Reconnecting Western Australia's Photographic Collections

by PhD candidate Rebecca Repper

Photography is a popular medium for understanding, representing and communicating our collective past and cultural heritage, both tangible and intangible. I am particularly fascinated with photography for this very reason. It permeates through all types of collections and institutions - Galleries, Museums, Libraries and Archives, of Art, Science, History, Technology and more - but how it is represented in those collections has very real impacts on how we as researchers and as the public of those collecting bodies can access and understand the photographs and photography.

PhD candidate Rebecca Repper

PhD candidate Rebecca Repper

Western Australia is represented in and by millions of photographs within public collecting institutions, not least the partner institutions of the Collecting the West project. Reaching an understanding of what 'WA' has collected, and what is of 'WA' that has been collected elsewhere, is fragmented through the very different and discrete systems that must be consulted that exist in each of these organisations. This problem is compounded by the fact that institutional collection management systems, the catalogues you and I consult when searching, are often ill suited to record the complex information related to photographic items.

In seeking to understand these issues, I will research the policies and decisions that have led to how WA's photographic record is documented, and in what way these impact our understanding and access to the photographic material of Western Australia. Moreover, I seek to explore through an applied investigation if these complex and disparate collections can effectively collate into a single interface using the International Standard CIDOC CRM, a process known as interoperability. Through this applied investigation I will determine whether the resulting dataset can be effectively queried and therefore whether this is a methodology through which we can access and research WA's collections collectively. I hope to establish whether there are any mitigating factors inherent within the institutional datasets, the CIDOC CRM, or the photographic medium itself that hinder the practical implementation of the international standard.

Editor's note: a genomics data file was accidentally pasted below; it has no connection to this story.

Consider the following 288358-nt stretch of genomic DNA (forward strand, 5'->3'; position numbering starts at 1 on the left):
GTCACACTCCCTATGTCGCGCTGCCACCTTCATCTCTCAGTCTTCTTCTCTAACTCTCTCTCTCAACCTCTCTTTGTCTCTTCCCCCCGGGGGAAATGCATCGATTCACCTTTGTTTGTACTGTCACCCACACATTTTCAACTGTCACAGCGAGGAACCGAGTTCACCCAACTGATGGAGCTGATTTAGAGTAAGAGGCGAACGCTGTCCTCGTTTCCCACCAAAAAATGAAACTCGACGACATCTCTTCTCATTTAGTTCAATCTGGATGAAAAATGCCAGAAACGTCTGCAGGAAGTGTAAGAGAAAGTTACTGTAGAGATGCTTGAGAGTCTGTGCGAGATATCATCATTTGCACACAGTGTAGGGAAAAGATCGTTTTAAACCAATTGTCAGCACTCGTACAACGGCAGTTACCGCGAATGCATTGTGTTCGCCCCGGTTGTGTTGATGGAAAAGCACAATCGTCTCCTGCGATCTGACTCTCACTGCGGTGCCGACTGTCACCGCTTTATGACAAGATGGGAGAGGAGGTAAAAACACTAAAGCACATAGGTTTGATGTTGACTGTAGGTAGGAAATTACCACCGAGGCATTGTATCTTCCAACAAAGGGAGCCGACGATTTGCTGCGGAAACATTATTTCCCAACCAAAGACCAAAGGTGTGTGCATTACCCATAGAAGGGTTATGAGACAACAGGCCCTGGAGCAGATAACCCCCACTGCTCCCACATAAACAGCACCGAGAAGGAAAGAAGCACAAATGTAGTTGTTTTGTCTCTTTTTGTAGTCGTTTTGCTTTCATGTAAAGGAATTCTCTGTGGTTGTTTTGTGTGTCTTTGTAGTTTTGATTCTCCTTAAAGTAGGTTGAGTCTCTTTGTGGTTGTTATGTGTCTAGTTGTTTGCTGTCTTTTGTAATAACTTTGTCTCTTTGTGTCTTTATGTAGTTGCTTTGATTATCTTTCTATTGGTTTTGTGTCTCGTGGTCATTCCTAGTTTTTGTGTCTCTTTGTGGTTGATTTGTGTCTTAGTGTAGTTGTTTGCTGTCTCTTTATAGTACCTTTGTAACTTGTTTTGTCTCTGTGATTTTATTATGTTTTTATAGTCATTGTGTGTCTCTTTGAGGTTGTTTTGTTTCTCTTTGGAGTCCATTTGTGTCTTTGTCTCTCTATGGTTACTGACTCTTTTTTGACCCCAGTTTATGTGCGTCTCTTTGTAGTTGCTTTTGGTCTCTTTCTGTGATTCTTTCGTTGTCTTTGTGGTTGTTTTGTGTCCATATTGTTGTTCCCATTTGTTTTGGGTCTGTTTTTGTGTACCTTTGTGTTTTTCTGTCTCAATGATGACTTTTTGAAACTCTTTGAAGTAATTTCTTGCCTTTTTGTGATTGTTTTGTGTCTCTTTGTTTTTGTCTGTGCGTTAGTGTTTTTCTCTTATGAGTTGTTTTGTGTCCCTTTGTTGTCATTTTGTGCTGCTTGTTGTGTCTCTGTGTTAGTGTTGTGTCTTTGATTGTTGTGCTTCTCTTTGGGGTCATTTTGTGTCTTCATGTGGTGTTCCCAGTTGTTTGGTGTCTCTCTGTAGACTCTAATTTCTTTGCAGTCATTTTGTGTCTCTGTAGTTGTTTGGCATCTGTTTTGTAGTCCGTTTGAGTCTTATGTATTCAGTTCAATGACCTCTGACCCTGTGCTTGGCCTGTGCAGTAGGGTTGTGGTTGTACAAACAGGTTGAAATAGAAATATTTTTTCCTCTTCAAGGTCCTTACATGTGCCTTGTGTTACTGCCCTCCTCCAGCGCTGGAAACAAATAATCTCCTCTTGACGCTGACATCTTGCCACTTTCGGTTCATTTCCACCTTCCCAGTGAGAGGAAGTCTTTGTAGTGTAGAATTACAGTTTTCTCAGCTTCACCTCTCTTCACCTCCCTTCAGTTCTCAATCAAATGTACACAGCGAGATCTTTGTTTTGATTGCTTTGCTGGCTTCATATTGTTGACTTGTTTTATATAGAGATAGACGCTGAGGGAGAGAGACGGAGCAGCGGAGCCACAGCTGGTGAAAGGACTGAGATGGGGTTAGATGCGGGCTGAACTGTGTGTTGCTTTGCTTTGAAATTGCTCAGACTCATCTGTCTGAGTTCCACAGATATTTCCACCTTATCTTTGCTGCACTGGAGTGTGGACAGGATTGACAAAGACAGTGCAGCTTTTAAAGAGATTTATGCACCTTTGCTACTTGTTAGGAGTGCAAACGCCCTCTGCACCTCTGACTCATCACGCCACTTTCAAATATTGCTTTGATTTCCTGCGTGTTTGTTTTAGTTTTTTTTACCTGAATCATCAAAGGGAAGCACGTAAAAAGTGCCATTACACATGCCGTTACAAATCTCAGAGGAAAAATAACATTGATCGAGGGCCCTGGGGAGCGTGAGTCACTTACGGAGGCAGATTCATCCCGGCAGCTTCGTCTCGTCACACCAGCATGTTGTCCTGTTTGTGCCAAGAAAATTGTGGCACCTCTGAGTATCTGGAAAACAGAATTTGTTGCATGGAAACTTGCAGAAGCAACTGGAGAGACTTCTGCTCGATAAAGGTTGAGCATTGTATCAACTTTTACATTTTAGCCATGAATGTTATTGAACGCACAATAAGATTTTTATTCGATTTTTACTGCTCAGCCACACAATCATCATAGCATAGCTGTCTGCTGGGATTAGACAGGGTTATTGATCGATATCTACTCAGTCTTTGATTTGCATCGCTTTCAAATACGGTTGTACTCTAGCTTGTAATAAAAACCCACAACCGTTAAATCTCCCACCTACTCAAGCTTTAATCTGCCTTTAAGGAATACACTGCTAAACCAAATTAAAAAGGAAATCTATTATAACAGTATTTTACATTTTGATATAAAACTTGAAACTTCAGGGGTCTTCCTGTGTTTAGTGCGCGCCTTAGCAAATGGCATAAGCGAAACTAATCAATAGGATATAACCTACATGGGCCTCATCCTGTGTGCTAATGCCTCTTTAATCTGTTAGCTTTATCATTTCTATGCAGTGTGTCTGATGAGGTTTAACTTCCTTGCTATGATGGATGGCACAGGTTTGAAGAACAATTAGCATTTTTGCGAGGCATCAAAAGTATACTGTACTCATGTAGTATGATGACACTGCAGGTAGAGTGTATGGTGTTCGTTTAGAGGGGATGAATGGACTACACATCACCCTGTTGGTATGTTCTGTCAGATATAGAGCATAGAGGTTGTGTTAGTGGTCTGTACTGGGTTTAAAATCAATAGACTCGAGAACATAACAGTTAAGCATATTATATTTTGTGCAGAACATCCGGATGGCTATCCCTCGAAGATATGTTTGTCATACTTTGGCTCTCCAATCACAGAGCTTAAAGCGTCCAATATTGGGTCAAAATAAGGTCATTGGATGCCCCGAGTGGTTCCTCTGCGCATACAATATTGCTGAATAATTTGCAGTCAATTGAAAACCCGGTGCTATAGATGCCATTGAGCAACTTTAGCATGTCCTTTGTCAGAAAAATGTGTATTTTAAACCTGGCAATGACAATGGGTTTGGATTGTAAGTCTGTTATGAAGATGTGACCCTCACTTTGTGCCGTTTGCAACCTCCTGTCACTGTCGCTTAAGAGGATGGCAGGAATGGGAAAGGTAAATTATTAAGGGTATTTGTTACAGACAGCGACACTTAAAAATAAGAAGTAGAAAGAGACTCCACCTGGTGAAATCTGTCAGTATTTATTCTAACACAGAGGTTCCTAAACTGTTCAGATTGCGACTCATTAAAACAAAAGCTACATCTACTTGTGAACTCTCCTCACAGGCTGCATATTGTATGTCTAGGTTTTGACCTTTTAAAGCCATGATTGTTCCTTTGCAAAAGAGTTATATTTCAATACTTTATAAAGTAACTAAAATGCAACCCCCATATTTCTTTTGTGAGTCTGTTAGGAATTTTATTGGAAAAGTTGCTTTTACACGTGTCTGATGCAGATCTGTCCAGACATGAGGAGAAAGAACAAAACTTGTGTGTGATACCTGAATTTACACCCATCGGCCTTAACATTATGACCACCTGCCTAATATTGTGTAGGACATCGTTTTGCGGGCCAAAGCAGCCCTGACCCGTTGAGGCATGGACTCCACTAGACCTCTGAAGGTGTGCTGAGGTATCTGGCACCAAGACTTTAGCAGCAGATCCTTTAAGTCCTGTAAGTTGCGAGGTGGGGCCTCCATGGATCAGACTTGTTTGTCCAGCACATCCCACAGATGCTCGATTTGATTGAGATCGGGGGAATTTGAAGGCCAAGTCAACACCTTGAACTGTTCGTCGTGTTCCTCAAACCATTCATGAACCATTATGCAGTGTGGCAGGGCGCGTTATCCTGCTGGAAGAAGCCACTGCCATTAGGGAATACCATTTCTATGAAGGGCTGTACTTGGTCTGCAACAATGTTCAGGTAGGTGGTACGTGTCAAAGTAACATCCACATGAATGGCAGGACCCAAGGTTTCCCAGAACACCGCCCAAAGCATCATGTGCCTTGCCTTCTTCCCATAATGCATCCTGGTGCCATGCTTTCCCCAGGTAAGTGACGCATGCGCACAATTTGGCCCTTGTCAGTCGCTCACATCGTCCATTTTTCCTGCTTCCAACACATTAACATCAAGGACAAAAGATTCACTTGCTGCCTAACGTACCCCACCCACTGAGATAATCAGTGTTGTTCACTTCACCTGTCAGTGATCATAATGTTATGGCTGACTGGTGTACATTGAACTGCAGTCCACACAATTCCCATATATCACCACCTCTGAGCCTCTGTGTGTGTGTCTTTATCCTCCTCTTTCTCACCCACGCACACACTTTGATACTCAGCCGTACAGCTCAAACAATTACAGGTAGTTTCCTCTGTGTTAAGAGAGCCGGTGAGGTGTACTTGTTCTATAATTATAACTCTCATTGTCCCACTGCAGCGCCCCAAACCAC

My research is in its very early months. I have been concentrating so far on some fantastic literature from the past 30 years that has focused on the complex and problematic place of photographs and photography within collecting institutions. I recommend Gaby Porter's seminal 1989 paper on this topic, 'The Economy of Truth: Photography in Museums', which is still very much applicable today,[1] as well as Elizabeth Edwards online blog series Institutions and the Production of 'Photographshosted by FotomuseumWinterthur. My applied research will require technical skills associated with collection management standards and digital data conversion, so I am embarking on a month of training in the UK in July. I will be attending the Digital Humanities Oxford Summer School and the ResearchSpace symposium 'Building Cultural Heritage Knowledge', as well as undertaking a fortnight's placement with the ResearchSpace team at The British Museum to develop my understanding of CIDOC CRM and to test my first photography dataset (from the State Library of WA) with this standard. I look forward to reporting back and letting you know how my research develops.

 

[1] Porter, G., 1989. The Economy of Truth: Photography in Museums. Ten.8, 34, pp.20–33.

Banner image: Glass Plate Negatives in carry case (UCL Institute of Archaeology Collections), photograph by Rebecca Repper.

June 20, 2017